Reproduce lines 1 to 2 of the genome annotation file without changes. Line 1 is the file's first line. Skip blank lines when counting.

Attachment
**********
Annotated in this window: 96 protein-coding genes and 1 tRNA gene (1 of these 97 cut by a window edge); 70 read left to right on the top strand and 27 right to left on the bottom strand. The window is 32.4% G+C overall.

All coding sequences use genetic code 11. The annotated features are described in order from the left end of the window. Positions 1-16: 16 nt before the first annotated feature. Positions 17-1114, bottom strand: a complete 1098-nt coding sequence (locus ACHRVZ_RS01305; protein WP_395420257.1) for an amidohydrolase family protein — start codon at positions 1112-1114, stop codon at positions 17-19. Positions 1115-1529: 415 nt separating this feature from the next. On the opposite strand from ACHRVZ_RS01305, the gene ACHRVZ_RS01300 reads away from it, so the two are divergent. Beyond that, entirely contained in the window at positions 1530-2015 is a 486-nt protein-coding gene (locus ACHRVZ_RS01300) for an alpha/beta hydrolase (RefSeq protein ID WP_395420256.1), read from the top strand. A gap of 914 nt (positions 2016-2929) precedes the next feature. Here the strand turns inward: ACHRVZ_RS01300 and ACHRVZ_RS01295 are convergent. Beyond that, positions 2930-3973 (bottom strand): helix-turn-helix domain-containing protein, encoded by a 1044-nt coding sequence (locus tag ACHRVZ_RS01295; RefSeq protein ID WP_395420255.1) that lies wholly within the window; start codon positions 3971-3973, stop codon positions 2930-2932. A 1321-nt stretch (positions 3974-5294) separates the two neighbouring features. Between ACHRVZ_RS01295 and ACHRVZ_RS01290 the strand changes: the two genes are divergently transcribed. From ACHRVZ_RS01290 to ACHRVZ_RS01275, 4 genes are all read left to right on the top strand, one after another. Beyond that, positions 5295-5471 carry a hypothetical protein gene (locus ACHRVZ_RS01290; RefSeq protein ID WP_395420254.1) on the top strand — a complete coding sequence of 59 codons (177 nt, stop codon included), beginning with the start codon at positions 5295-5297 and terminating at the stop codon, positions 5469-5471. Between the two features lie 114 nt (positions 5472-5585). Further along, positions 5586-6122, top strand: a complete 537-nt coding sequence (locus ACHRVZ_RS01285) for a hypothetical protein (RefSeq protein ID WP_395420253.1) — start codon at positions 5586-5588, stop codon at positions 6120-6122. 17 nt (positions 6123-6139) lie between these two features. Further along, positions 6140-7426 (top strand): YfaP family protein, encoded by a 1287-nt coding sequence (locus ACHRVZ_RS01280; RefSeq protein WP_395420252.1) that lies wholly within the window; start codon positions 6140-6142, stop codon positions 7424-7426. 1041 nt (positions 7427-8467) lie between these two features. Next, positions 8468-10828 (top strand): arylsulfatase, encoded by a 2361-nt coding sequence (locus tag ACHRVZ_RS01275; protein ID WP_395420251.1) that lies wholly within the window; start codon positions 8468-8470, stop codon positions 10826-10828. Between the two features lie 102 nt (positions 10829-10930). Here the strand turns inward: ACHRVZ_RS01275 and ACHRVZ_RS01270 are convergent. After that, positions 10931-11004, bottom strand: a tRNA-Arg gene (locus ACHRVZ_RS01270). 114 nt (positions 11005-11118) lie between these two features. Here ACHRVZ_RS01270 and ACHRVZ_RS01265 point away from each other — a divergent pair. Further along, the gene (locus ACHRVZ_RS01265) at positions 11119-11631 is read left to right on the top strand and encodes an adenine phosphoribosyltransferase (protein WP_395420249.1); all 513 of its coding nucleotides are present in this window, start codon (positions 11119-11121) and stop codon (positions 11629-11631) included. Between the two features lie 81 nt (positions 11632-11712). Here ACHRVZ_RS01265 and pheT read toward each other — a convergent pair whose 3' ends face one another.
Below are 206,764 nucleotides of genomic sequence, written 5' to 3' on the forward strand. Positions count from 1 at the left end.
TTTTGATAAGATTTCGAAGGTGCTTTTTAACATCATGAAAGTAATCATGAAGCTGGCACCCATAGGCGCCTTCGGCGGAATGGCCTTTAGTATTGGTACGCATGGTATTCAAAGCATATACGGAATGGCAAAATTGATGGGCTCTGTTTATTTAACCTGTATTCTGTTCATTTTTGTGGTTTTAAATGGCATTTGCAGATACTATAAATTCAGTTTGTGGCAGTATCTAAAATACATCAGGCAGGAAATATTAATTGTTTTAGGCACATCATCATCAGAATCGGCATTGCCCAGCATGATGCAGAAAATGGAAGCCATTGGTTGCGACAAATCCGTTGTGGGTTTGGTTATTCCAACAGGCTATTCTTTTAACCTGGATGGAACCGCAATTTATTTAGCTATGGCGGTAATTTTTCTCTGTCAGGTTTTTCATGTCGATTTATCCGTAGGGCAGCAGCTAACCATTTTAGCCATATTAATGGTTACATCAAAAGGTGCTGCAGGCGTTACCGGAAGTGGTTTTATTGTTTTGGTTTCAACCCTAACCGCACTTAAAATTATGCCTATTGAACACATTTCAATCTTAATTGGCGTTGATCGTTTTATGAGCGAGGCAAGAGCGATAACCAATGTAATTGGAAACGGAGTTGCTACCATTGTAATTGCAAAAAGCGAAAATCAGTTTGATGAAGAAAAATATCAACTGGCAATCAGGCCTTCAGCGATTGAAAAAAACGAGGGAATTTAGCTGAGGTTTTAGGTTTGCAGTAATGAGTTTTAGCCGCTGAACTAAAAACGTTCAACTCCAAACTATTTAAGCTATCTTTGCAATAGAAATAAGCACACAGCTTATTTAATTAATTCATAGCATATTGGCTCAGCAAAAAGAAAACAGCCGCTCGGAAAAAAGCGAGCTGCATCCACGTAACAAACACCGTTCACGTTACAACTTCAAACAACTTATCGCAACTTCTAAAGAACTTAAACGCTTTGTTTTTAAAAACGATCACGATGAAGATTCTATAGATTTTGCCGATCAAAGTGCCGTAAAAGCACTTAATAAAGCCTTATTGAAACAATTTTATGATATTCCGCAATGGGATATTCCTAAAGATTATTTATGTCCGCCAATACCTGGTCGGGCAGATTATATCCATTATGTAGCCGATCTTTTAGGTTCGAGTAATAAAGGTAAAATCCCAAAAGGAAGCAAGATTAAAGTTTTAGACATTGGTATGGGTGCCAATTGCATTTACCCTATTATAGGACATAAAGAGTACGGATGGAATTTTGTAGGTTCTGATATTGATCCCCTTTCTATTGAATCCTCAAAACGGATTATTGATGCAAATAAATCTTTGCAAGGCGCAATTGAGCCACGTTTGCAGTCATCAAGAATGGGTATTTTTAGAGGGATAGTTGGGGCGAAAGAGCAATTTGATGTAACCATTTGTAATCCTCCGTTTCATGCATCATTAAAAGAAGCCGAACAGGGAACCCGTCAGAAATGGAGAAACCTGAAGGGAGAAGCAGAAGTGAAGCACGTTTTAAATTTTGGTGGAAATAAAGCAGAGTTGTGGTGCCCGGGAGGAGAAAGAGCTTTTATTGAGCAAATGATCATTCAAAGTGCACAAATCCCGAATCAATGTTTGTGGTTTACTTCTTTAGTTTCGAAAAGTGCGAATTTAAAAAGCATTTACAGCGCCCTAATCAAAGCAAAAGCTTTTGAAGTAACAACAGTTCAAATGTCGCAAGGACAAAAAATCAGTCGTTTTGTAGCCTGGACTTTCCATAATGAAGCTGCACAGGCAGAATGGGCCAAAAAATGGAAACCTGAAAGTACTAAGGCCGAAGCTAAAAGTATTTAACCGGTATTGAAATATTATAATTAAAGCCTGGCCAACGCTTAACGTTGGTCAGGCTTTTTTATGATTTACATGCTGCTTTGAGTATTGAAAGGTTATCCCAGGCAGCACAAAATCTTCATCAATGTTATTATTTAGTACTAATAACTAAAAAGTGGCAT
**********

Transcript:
Annotated in this window: 96 protein-coding genes and 1 tRNA gene (1 of these 97 cut by a window edge); 70 read left to right on the top strand and 27 right to left on the bottom strand. The window is 32.4% G+C overall.

All coding sequences use genetic code 11. The annotated features are described in order from the left end of the window. Positions 1-16: 16 nt before the first annotated feature. Positions 17-1114, bottom strand: a complete 1098-nt coding sequence (locus ACHRVZ_RS01305; protein WP_395420257.1) for an amidohydrolase family protein — start codon at positions 1112-1114, stop codon at positions 17-19. Positions 1115-1529: 415 nt separating this feature from the next. On the opposite strand from ACHRVZ_RS01305, the gene ACHRVZ_RS01300 reads away from it, so the two are divergent. Beyond that, entirely contained in the window at positions 1530-2015 is a 486-nt protein-coding gene (locus ACHRVZ_RS01300) for an alpha/beta hydrolase (RefSeq protein ID WP_395420256.1), read from the top strand. A gap of 914 nt (positions 2016-2929) precedes the next feature. Here the strand turns inward: ACHRVZ_RS01300 and ACHRVZ_RS01295 are convergent. Beyond that, positions 2930-3973 (bottom strand): helix-turn-helix domain-containing protein, encoded by a 1044-nt coding sequence (locus tag ACHRVZ_RS01295; RefSeq protein ID WP_395420255.1) that lies wholly within the window; start codon positions 3971-3973, stop codon positions 2930-2932. A 1321-nt stretch (positions 3974-5294) separates the two neighbouring features. Between ACHRVZ_RS01295 and ACHRVZ_RS01290 the strand changes: the two genes are divergently transcribed. From ACHRVZ_RS01290 to ACHRVZ_RS01275, 4 genes are all read left to right on the top strand, one after another. Beyond that, positions 5295-5471 carry a hypothetical protein gene (locus ACHRVZ_RS01290; RefSeq protein ID WP_395420254.1) on the top strand — a complete coding sequence of 59 codons (177 nt, stop codon included), beginning with the start codon at positions 5295-5297 and terminating at the stop codon, positions 5469-5471. Between the two features lie 114 nt (positions 5472-5585). Further along, positions 5586-6122, top strand: a complete 537-nt coding sequence (locus ACHRVZ_RS01285) for a hypothetical protein (RefSeq protein ID WP_395420253.1) — start codon at positions 5586-5588, stop codon at positions 6120-6122. 17 nt (positions 6123-6139) lie between these two features. Further along, positions 6140-7426 (top strand): YfaP family protein, encoded by a 1287-nt coding sequence (locus ACHRVZ_RS01280; RefSeq protein WP_395420252.1) that lies wholly within the window; start codon positions 6140-6142, stop codon positions 7424-7426. 1041 nt (positions 7427-8467) lie between these two features. Next, positions 8468-10828 (top strand): arylsulfatase, encoded by a 2361-nt coding sequence (locus tag ACHRVZ_RS01275; protein ID WP_395420251.1) that lies wholly within the window; start codon positions 8468-8470, stop codon positions 10826-10828. Between the two features lie 102 nt (positions 10829-10930). Here the strand turns inward: ACHRVZ_RS01275 and ACHRVZ_RS01270 are convergent. After that, positions 10931-11004, bottom strand: a tRNA-Arg gene (locus ACHRVZ_RS01270). 114 nt (positions 11005-11118) lie between these two features. Here ACHRVZ_RS01270 and ACHRVZ_RS01265 point away from each other — a divergent pair. Further along, the gene (locus ACHRVZ_RS01265) at positions 11119-11631 is read left to right on the top strand and encodes an adenine phosphoribosyltransferase (protein WP_395420249.1); all 513 of its coding nucleotides are present in this window, start codon (positions 11119-11121) and stop codon (positions 11629-11631) included. Between the two features lie 81 nt (positions 11632-11712). Here ACHRVZ_RS01265 and pheT read toward each other — a convergent pair whose 3' ends face one another.